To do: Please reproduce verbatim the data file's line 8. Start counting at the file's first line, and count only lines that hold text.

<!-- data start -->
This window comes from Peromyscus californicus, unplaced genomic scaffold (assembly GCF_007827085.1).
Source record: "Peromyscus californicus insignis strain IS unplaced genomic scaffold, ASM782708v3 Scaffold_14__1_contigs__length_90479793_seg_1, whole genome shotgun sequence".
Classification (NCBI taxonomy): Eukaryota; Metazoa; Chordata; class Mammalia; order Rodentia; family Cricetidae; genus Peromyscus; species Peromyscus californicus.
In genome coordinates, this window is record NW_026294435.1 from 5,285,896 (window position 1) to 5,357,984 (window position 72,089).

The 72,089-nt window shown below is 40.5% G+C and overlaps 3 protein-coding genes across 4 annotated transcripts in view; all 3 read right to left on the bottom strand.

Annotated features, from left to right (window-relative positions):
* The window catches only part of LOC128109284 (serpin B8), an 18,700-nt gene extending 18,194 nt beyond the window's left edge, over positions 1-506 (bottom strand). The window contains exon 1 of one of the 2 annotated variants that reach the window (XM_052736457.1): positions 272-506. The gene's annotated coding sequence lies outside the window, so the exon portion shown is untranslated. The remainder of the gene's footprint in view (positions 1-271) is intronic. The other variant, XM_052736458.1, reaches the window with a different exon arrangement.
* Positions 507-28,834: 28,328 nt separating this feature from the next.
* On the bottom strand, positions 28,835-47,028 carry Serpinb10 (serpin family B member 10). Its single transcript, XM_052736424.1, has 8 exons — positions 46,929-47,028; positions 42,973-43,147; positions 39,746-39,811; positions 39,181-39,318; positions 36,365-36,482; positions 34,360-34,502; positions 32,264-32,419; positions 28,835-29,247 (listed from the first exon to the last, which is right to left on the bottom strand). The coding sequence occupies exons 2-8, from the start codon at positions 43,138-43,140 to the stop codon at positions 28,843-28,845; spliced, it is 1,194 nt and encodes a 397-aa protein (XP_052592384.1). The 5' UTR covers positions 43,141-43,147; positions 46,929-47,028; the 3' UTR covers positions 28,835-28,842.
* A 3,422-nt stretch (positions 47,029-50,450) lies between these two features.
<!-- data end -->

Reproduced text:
* Positions 507-28,834: 28,328 nt separating this feature from the next.